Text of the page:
The amazing ratings this book was receiving plus the theme – amnesia – caught my attention. Like many others, I read this book quickly, I was eager to find out along with narrator who he was and what had happened.
This is a well written, well paced novel. The reveal is well done and well paced, and David M. Staniforth was very careful covering all bases, not explaining everything but still making every plot point a satisfying end point.
The angst Tom (the amnesiac) and Penny (his girlfriend) feel is real and touching. Many times you wonder along with them if it’s really worthy trying to recover the memories lost. After all, some things are better left forgotten. Still, they persevere, despite their fears.
This was a self published book, and I urge you to check it out. I’ll definitely be reading David’s other books.
I thought about giving it 4, maybe 4 and half stars but this book deserves a 5 star rating.
The writing in this book is beautiful. It’s impossible not to understand and feel Steven’s pain. It’s heartbreaking to realize he’s doing such extraordinary thing – find the body of his murdered uncle – to fix his little broken family. All he wants is to be normal and happy. It’s so simple and so poignant.
On the other side of the equation is Arnold Avery, the serial killer who murdered Steven’s uncle Billy Peters when he was a kid. Arnold is very honest about who he is, he doesn’t try to justify himself or believes he has a right to do what he does.
This book is a mix of character study and mystery, it is engaging, breathtaking and heartbreaking. It was hard to put it down – I only did because I was falling asleep but picked it up right after getting up.
This is a fast, fantastic reading. It deals tragedy and how it affects the lives of the survivors in the long term. I can’t recommend it enough.
Okay, so I was planning on posting a book review today, but I need to talk about Trainwreck.
I watched this movie yesterday and it was everything I needed and expected.
I am not a big fan of comedy movies, they have to have some specific qualities to make me enjoy them, the most important is brains. It has to be well thought, not just a collection of ideas thrown together. And it has to have heart.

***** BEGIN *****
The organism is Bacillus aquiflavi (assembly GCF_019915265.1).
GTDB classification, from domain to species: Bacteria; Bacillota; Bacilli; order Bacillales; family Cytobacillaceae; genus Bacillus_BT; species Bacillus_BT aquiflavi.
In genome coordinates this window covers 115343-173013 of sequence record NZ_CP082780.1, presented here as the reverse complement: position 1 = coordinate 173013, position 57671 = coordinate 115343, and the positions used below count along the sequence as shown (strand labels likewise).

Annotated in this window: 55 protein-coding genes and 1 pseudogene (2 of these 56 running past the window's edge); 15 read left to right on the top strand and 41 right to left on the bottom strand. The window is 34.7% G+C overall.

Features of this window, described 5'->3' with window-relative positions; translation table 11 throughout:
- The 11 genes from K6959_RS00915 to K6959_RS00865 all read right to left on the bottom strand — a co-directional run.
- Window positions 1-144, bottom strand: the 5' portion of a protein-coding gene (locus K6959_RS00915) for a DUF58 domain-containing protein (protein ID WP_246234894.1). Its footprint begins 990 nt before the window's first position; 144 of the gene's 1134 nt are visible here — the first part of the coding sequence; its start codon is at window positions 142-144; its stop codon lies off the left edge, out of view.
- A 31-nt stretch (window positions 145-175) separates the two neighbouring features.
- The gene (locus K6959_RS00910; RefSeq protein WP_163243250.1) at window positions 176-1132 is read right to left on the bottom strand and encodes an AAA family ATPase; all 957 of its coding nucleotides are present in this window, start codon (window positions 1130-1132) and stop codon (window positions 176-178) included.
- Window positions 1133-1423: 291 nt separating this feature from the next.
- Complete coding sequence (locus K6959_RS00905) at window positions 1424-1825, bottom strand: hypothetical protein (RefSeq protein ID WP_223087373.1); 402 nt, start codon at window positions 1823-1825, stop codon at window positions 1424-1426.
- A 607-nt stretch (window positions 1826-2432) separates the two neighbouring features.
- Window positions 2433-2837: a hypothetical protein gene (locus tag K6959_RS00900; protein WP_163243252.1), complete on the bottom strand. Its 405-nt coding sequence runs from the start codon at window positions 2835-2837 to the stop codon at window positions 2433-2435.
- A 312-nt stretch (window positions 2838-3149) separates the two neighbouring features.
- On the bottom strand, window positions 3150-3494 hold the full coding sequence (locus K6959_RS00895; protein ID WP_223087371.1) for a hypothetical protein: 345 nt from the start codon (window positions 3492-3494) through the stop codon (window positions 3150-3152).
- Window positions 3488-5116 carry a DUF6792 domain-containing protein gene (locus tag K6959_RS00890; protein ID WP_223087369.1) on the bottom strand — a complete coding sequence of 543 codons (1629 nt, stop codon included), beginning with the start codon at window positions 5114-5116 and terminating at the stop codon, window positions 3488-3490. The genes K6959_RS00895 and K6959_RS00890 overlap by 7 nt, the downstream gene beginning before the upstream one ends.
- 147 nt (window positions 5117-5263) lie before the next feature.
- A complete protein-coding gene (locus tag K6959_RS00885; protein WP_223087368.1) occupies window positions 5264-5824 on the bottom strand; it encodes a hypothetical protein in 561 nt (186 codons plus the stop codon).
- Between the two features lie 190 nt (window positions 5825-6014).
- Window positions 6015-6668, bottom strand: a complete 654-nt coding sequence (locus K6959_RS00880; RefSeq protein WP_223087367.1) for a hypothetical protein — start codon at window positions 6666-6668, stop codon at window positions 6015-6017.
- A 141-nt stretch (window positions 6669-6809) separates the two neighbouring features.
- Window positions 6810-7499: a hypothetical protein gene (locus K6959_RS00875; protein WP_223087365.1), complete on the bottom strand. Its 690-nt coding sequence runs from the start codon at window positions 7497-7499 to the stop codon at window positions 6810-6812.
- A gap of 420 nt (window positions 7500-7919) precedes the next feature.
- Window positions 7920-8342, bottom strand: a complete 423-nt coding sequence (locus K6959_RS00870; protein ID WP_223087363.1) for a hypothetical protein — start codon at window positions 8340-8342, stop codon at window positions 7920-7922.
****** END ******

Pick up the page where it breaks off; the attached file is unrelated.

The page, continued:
Trainwreck has these qualities and it also have two great leads, Amy Schumer and Bill Hader. This is a romantic comedy with leads who are not your typical romcom leads. They are real, they are flawed, they are human. They don’t make exaggerated mistakes for the sake of a joke, they have very human reactions, their mistakes are the ones anyone could make.
This movie has hilarious scenes, and some top notch cameos.
LeBron James and John Cena are great findings and shine as much as Brie Larson, Mike Birbiglia and Colin Quinn.
This is such a great movie, I keep forgetting it was directed by Judd Apatow. It has his touch, but to a more evolved level. It is definitely worth watching it.
(Warning: This is a R rated movie, not something to watch with kids or grandparents :~P)
I’m not usually into romance, but I needed to read something different, something more light hearted and this book was the perfect choice.
This is a story of being found by your destiny, no matter how much you run from it. It is full of powerful magic, beauty and love. It reads like a fairy tale of sorts, a story of destiny, of breaking rules and boundaries, and finding and accepting yourself in the place and role you tried to escape.
This is also a story about friendship and learning to lean on others.
It’s about true love and soul mates, and how love knows no prejudice.
If you want to read something lovely, entertaining and rich, this is the book for you.
Did I mention the main character, Kay Baker, is a Native American, and descendant from a powerful lineage of medicine women? And she talks with coyotes? Oh, and she can’t cook, but that’s okay because she meets Sam, and although he knows nothing about herbs and healing and would run the other way if he came across a coyote, he is a chef, and a lot more.